Promoted as "The Greatest Show On Adonia", the Duwamish Soccer League is the world's most watched sporting league, being broadcast to nearly every country in Adonia, often on networks that are affiliated with DSN, which owns primary Duwamishite and Quinaultan rights. In Atia, coverage is shared between DSN and the Atian Sports Channel (ASC). In Escambia, coverage is exclusive to Yi Sports Network (YSN).
The Duwamish Soccer League is particularly popular in Atia, where it is the most widely distributed sports program, ahead of its domestic league, the A-League. The matches are broadcast on DSN and domestic network Atian Sports Channel and television audiences are estimated to be between 40 million and 60 million, more than any other regular program of any type. Due to its popularity in Atia, the league announced in April 2011 that a pre-season tournament will be held there beginning in June 2011. The DSL Atian Trophy is scheduled to take place in Whidbey and Baotou and will involve the finalists of the Duwamish Cup against two local teams from the host cities, in this case the Whidbey Wanderers and Baotou Bandits. The 2011 tournament is scheduled to begin 4 June and go in a double round-robin system to determine seeding for a knockout stage with the final at Whidbey Stadium on 26 June.
- Main article: List of Duwamish Soccer League stadiums
Duwamish Soccer League matches have been played in an estimated 135 stadiums since the formation of the league in 1885. The Osan Disaster in 1908 saw a recommendation that standing terraces be abolished; as a result all stadiums in the Duwamish soccer league system are all-seater. Since the formation of the Department of Sporting Venues under the Ministry of Sports in 1930, soccer stadiums in Duwamish have seen constant improvements to capacity and facilities, with some clubs moving to new-built stadiums. A total of three stadiums remain from prior to 1930, City of Osan Stadium in Osan, East Kalama Park in Kalama, and Geoje Central Stadium in Geoje. The stadiums for the 2011–12 season show a large disparity in capacity: the Dawson Bowl, the home of the Dawson Ducks has a capacity of 90,000 with City of Osan Stadium, the home of Osan, having a capacity of 22,500. The combined capacity of the Duwamish Soccer League in the 2011–12 season is 919,000 with an average capacity of 57,438.
Stadium attendances are a significant source of regular income for Duwamish Soccer League clubs. For the 2010–11 season, average attendances across the league clubs were 26,420 for Premier League matches with a total aggregate attendance figure of 27.57 million. The Duwamish Soccer League's record average attendance of 34,204 was set during the 2006–07 season.
Managers in the Duwamish Soccer League are involved in the day to day running of the team, including the training, team selection, and player acquisition. Their influence varies from club-to-club and is related to the ownership of the club and the relationship of the manager with fans. Managers are required to have a DSF Pro License which is the final coaching qualification available in Duwamish. The DSF Pro License is required by every person who wishes to manage a club in the Duwamish Soccer League on a permanent basis (i.e. more than 12 weeks – the amount of time an unqualified caretaker manager is allowed to take control). Caretaker appointments are managers that fill the gap between a managerial departure and a new appointment. Several caretaker managers have gone on to secure a permanent managerial post after performing well as a caretaker.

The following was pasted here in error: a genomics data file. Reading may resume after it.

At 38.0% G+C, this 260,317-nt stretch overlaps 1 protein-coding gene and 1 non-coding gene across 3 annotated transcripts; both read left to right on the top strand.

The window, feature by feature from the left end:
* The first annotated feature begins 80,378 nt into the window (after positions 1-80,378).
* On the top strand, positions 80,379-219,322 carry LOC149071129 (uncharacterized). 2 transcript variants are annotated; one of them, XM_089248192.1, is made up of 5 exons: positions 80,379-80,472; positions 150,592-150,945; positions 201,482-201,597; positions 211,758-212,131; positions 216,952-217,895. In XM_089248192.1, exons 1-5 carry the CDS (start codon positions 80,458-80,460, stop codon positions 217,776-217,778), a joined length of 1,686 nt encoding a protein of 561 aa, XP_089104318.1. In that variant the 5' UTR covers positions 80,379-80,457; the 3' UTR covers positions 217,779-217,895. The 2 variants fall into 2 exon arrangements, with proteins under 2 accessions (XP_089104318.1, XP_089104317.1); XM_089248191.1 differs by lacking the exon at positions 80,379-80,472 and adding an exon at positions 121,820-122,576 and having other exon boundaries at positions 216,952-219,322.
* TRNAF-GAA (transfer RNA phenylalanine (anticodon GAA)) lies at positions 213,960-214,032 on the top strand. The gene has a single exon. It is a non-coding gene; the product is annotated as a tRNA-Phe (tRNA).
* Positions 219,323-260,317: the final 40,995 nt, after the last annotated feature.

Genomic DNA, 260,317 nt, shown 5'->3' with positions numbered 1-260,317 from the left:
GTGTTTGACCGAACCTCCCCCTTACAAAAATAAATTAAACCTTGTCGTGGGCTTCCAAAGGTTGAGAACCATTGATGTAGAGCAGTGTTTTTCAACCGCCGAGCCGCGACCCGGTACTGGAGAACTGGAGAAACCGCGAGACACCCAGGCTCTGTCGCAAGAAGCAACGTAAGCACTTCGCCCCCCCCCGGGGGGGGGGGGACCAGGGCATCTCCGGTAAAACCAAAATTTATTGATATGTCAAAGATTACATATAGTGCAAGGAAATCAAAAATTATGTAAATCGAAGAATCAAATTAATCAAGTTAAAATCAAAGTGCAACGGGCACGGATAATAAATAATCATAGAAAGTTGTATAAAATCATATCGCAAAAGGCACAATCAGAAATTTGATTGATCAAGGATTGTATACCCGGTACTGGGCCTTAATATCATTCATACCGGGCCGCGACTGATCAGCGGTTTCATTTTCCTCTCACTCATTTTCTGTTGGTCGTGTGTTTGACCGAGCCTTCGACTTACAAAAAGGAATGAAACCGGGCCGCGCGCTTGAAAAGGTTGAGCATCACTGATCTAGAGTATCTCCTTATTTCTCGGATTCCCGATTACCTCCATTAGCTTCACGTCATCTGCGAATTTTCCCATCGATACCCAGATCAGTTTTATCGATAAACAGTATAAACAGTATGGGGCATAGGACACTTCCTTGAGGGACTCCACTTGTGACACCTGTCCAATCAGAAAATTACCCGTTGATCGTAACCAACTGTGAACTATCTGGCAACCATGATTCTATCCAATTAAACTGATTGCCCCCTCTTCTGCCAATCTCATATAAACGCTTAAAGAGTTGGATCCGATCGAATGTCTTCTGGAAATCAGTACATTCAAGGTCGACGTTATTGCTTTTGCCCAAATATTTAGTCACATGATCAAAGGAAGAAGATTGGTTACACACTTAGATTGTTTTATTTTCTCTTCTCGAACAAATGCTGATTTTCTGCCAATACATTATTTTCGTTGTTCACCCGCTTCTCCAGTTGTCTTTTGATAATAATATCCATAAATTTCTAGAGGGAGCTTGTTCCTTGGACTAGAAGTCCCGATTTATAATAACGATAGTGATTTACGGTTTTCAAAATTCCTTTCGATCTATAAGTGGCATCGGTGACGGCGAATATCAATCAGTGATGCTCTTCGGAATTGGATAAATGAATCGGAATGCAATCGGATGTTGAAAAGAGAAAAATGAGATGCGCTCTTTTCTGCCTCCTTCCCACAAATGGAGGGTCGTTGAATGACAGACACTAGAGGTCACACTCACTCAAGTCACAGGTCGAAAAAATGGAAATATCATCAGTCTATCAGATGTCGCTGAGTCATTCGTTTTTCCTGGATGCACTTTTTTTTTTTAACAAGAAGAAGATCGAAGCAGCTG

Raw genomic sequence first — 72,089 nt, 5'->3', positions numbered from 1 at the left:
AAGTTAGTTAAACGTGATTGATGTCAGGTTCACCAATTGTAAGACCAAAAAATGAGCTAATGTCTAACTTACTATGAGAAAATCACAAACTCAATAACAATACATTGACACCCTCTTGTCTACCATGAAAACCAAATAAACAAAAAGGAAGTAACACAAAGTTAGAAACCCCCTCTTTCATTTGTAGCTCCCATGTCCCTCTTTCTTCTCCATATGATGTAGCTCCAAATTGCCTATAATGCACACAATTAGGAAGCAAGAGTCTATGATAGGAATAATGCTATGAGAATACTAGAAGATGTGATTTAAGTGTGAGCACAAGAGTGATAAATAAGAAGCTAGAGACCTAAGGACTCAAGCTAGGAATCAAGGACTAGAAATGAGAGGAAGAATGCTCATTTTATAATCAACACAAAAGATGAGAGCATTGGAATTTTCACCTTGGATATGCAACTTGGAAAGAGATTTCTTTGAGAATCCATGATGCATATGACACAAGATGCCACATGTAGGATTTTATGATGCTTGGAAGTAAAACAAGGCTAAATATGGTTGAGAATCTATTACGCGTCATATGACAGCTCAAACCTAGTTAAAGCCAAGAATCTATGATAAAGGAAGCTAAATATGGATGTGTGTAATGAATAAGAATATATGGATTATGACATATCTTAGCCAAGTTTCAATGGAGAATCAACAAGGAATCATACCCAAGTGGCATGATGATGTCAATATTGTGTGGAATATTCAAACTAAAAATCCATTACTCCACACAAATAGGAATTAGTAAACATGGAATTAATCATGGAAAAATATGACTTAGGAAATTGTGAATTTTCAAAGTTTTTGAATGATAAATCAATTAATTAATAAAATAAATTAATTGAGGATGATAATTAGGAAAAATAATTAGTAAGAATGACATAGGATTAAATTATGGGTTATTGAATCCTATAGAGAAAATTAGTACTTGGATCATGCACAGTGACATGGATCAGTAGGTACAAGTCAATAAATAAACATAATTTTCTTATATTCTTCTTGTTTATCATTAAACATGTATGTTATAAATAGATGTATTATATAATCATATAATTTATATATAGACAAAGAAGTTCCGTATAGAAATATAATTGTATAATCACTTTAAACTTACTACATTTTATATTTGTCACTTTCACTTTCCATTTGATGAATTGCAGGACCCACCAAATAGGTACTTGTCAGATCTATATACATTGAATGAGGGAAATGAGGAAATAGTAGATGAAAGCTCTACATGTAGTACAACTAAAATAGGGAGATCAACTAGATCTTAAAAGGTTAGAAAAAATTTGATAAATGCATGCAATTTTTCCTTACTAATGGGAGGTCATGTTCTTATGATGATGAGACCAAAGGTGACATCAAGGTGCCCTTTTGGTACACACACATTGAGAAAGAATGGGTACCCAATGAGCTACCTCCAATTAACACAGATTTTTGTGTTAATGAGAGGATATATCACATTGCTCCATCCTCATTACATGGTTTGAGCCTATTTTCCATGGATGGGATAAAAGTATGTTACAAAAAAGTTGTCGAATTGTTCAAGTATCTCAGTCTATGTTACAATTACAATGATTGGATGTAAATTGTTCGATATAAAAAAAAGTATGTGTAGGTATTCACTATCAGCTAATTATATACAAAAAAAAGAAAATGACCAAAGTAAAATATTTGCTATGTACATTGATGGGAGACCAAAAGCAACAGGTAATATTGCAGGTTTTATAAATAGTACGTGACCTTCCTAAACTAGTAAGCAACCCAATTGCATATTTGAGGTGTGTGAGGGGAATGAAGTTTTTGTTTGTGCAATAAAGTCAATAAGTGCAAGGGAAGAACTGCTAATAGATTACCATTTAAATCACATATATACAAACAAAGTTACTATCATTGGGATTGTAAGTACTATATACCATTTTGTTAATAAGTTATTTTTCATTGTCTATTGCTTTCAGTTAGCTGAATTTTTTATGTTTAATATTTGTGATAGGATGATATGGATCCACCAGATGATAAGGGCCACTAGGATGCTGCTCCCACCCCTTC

Erik Jeong has been in charge of the Dawson Ducks in the Duwamish Soccer League since 1 March 1996, making him the longest serving current manager in the league. Roy Wenger managed the Cowlitz Coyotes for 27 years, between 1951 and 1978, making him the longest serving manager of all time. Currently eleven of the managers are from Duwamish, four coming from Quinault, and one from Atia.
The current managers in the Duwamish Soccer League are:
|Erik Jeong||Dawson Ducks||1 March 1996|
|This table is incomplete|
Foreign players and transfer regulationsEdit
Wages and transfer recordsEdit
Player and manager awardsEdit
In addition to the winner's trophy and the individual winner's medals awarded to players, the Duwamish Soccer League also awards the monthly Manager of the Month and Player of the Month awards, and the annual Manager of the Year, Golden Boot and the Golden Glove awards.
- Main article: Decade Awards
Every ten years since 1890, the Duwamish Soccer League conducts an awards ceremony known as the Decade Awards on the anniversary of their founding, 5 May. They name players to three Teams of the Decade, a domestic squad, a foreign squad (since 1990), and overall squad (since 1990). Other player awards include Player of the Decade, Goal of the Decade, Save of the Decade, Top Goalscorer, Community Pride Award, and Top Appearances. Other awards include Manager of the Decade, Photograph of the Decade, and Commentator of the Decade. During the most recent ceremony in 2010, Nate Lee won the most awards of any player in the awards' history, winning seven awards, out of the nine player awards and twelve total awards: a spot in the domestic and overall Teams of the Decade, Player of the Decade, Goal of the Decade, Top Goalscorer, the Community Pride Award, and Top Appearances.